Device-Related Adverse Events During Percutaneous Nephrolithotomy: Review of the Manufacturer and User Facility Device Experience (MAUDE) Database
INTRODUCTION AND OBJECTIVES: Percutaneous Nephrolithotomy (PCNL) is an established technique for removal of large stones from the upper urinary tract. It is a complex, multistep procedure requiring several classes of instruments that are subject to operator misuse and device malfunction. We report device-related adverse events during PCNL from the MAUDE database using a recently developed standardized classification system. METHODS: The MAUDE database was queried for "percutaneous nephrolithotomy" from 2006 to 2016. The circumstances and patient complications associated with classes of devices used during PCNL were identified. We then utilized a novel MAUDE classification system to categorize clinical events. Logistic regression analysis was performed to identify associations between device classes and severe adverse events. RESULTS: A total of 218 device-related events were reported. The most common classes included: lithotripter 53 (24.3%), wires 43 (19.7%), balloon dilators 30 (13.8%) and occlusion balloons 28 (12.8%). Reported patient complications included need for a second procedure 12 (28.6%), bleeding 8 (19.0%), retained fragments 7 (16.7%), prolonged procedure 4 (9.5%), ureteral injury 2 (4.8%) and conversion to an open procedure 3 (7.1%). Using a MAUDE classification system, 176 complications (81%) were Level I (mild/none), 26 (12%) were Level II (moderate), 15 (7%) were Level III (severe) and 1 (0.5%) was Level IV (life threatening). On univariate analysis, balloon dilators had the highest risk of Level II-IV complications compared to the other device classes [OR: 4.33, CI: 1.978-9.493, p<0.001]. The device was evaluated by the manufacturer in 93 (42.7%) cases, with 54.8% of reviewed cases listing the source of malfunction as misuse by the operator. CONCLUSIONS: PCNL is subject to a wide range of device-related adverse events. A MAUDE classification system is useful for standardized, clinically-relevant reporting of events. Our findings highlight the importance of proper surgeon training with devices to maximize efficiency and decrease harm.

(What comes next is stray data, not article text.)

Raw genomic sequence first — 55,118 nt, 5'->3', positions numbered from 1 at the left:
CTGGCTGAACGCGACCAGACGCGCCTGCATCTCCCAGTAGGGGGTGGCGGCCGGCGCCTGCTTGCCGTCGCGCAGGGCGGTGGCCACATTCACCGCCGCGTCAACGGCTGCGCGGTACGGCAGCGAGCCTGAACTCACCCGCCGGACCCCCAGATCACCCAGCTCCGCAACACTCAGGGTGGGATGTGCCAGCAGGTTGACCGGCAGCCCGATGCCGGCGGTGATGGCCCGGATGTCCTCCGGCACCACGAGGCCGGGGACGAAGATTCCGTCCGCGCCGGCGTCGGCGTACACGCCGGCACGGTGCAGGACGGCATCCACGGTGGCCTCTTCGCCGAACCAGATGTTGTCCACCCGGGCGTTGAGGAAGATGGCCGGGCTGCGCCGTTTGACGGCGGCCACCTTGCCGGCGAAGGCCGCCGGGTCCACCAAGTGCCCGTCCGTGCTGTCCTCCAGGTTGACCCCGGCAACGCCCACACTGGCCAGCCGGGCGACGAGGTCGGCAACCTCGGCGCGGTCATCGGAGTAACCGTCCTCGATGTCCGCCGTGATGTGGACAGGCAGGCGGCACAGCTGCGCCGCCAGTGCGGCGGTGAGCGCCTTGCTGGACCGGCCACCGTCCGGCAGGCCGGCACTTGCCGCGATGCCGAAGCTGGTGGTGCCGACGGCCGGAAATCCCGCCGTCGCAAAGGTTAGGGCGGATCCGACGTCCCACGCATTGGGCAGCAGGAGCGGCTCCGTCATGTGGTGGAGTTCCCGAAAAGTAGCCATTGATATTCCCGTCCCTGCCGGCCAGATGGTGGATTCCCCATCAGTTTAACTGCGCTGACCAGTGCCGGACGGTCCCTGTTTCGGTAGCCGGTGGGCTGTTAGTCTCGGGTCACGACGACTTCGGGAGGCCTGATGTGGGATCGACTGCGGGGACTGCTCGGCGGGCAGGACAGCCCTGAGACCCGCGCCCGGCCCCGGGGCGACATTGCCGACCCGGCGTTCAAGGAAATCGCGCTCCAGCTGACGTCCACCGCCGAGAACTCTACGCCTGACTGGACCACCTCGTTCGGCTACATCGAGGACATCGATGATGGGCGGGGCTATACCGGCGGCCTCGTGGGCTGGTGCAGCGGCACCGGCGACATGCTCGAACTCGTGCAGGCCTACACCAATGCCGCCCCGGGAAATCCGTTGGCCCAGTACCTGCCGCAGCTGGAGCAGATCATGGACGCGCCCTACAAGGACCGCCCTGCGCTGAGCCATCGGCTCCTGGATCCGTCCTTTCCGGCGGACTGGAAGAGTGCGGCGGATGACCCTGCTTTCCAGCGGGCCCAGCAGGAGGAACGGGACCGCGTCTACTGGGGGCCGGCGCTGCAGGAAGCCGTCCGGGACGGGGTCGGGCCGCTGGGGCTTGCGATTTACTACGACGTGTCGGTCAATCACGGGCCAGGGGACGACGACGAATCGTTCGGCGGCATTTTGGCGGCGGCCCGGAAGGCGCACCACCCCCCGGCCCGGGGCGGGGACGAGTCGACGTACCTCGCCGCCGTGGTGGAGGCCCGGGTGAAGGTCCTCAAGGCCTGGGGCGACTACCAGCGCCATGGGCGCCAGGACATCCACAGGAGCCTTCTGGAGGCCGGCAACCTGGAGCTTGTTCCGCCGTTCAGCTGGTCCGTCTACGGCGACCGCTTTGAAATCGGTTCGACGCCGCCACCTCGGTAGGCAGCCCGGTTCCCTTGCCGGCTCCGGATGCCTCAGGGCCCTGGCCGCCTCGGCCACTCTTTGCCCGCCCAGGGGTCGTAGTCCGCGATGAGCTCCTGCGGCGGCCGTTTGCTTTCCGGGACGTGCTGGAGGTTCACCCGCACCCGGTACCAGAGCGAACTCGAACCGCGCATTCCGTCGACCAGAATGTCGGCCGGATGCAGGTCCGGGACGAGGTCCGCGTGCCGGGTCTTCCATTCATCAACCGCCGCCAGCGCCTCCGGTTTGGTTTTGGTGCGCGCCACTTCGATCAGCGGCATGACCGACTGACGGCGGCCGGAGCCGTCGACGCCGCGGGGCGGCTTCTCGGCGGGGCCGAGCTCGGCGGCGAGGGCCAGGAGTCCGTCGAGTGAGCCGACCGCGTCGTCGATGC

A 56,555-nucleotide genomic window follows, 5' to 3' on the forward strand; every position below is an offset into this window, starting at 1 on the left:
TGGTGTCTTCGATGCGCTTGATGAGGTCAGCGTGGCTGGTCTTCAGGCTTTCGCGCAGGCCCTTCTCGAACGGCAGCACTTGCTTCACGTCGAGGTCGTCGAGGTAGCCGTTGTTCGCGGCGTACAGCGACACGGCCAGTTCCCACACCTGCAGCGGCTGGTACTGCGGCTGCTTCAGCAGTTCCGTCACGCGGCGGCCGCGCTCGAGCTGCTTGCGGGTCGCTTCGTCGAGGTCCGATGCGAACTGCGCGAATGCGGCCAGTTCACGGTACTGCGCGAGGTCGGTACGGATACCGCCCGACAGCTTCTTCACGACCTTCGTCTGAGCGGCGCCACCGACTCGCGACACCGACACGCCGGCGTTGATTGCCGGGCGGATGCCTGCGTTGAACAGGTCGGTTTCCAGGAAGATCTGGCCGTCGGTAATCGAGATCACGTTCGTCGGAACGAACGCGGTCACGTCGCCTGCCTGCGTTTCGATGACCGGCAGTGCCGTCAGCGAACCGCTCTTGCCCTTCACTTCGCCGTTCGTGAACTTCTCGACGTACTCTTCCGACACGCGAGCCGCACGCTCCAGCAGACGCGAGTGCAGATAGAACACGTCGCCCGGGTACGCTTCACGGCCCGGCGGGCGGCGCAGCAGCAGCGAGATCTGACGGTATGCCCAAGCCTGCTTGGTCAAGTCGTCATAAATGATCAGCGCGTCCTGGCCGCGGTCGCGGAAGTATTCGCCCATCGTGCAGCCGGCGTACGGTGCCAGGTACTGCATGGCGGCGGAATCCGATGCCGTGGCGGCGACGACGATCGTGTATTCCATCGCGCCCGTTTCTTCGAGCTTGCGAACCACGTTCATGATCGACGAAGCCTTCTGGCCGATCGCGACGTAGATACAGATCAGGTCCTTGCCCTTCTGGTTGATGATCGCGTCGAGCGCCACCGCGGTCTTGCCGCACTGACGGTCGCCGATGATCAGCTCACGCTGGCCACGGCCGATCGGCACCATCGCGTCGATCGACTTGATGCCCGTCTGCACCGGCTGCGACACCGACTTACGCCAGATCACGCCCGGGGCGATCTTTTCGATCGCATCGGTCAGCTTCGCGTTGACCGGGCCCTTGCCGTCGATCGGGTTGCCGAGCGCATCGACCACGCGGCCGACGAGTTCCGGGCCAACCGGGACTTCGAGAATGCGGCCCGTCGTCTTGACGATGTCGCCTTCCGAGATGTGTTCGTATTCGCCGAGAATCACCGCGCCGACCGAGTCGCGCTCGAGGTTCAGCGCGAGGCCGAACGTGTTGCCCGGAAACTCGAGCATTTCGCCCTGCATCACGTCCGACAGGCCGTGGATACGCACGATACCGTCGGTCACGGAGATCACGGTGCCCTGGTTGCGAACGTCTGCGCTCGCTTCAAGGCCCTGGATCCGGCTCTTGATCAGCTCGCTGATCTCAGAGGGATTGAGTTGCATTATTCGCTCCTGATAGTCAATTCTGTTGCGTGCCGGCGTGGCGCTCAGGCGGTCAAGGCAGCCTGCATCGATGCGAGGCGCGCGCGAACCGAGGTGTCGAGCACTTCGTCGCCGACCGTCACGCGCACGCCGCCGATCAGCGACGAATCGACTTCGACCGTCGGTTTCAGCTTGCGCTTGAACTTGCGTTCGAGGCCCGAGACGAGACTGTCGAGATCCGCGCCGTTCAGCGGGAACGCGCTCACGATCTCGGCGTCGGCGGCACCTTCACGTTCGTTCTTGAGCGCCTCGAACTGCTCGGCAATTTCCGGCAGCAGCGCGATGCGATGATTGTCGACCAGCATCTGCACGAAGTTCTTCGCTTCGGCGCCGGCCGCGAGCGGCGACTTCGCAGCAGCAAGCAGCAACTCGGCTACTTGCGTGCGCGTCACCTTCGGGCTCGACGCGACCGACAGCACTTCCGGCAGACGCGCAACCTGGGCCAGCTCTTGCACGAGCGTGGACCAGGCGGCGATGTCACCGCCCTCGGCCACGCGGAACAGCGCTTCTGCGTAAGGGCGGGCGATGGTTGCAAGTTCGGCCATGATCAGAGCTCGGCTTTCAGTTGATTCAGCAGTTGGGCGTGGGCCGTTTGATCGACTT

Patel, N., Schulman, A., Bloom, J., Uppaluri, N., Phillips, J. L., Konno, S., Choudhury, M., & Eshghi, M. (2017). Device-Related Adverse Events During Percutaneous Nephrolithotomy: Review of the Manufacturer and User Facility Device Experience (MAUDE) Database. Journal of Endourology, 31 (10), 1007-1011. https://doi.org/10.1089/end.2017.0343